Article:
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posted by Fnord666 on Thursday March 26 2020, @12:42PM   Printer-friendly
from the better-late-than-never dept.

The exFAT filesystem is coming to Linux:

When software and operating system giant Microsoft announced its support for inclusion of the exFAT filesystem directly into the Linux kernel back in August, it didn't get a ton of press coverage. But filesystem vendor Paragon Software clearly noticed this month's merge of the Microsoft-approved, largely Samsung-authored version of exFAT into the VFS for-next repository, which will in turn merge into Linux 5.7—and Paragon doesn't seem happy about it.

Yesterday, Paragon issued a press release about European gateway-modem vendor Sagemcom adopting its version of exFAT into an upcoming series of Linux-based routers. Unfortunately, it chose to preface the announcement with a stream of FUD (Fear, Uncertainty, and Doubt) that wouldn't have looked out of place on Steve Ballmer's letterhead in the 1990s.

Paragon described its arguments against open source software—which appeared directly in my inbox—as an "article (available for publication in any form) explaining why the open source model didn't work in 3 cases."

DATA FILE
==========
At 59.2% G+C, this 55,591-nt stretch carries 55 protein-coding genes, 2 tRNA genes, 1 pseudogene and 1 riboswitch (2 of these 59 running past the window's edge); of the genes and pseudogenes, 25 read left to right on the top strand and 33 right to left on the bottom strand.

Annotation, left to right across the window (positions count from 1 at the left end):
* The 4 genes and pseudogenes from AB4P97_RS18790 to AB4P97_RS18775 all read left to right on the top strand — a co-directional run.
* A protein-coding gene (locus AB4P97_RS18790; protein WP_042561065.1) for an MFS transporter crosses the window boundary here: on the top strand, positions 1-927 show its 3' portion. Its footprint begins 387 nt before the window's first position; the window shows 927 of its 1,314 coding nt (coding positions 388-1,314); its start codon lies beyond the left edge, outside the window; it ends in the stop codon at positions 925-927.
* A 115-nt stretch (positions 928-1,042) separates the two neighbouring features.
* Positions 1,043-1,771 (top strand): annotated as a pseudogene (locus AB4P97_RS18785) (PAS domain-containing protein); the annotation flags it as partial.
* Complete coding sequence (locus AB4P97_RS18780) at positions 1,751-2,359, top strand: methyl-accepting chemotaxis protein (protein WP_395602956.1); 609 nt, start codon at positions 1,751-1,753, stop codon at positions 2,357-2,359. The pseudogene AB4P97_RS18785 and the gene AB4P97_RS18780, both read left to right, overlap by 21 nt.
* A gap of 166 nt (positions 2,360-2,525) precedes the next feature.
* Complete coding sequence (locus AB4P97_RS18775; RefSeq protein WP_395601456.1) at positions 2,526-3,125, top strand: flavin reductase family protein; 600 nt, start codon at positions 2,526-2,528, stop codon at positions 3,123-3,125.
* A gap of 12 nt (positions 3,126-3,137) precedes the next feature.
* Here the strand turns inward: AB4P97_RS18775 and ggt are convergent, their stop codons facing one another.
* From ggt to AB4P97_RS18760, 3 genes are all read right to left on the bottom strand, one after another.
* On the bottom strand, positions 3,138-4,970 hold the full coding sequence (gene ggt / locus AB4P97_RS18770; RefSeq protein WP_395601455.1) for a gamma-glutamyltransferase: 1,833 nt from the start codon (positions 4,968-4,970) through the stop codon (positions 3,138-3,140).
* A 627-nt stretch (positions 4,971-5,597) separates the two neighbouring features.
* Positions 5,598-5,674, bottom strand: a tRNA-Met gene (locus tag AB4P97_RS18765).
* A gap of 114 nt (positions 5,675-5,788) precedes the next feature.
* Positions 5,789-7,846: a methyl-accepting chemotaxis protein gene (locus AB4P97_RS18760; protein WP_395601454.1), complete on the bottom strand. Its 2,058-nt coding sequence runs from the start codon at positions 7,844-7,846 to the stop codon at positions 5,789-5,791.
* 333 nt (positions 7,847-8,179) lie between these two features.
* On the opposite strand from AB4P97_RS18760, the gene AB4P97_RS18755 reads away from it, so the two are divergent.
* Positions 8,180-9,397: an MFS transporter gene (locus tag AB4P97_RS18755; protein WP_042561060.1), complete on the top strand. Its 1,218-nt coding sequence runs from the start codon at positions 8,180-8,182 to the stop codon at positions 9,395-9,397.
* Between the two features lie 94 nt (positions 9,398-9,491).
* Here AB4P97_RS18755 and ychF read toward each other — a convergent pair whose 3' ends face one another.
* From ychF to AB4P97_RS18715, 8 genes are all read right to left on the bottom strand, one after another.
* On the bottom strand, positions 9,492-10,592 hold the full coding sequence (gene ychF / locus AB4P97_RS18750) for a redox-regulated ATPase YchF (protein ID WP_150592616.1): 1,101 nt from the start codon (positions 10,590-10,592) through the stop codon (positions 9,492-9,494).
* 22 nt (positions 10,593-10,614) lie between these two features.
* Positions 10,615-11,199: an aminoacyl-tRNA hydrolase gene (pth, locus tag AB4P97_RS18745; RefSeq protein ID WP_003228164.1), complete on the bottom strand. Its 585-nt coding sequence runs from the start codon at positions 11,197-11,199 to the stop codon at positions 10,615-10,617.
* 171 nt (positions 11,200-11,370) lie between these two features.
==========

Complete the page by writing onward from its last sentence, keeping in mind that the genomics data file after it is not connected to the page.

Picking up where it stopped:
All three of Paragon's offered cases were curious examples, at best.

Case one: Android

Case two: MacOS

Case three: SMB

We congratulate Paragon on closing their timely exFAT deal with Sagemcom. Although there's good reason to believe that the Samsung-derived and Microsoft-approved exFAT implementation in Linux 5.7 will be secure, stable, and highly performant, it's not here yet—and it isn't even in the next upcoming Linux kernel, 5.6, which we expect to hit general availability in late April or early May.

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  • (Score: 0) by Anonymous Coward on Friday March 27 2020, @08:12PM

    by Anonymous Coward on Friday March 27 2020, @08:12PM (#976433)

    That commit was signed off by "Sasha Levin" . As an agent of Microsoft with apparent authority to authorize commits to the Linux tree coupled with Microsoft having agreed to the OIN License, granted access under provisions 1.2 of the agreement, among others, to all other licensees of the OIN by allowing such a commit to the Linux kernel under the GPL 2 without objection.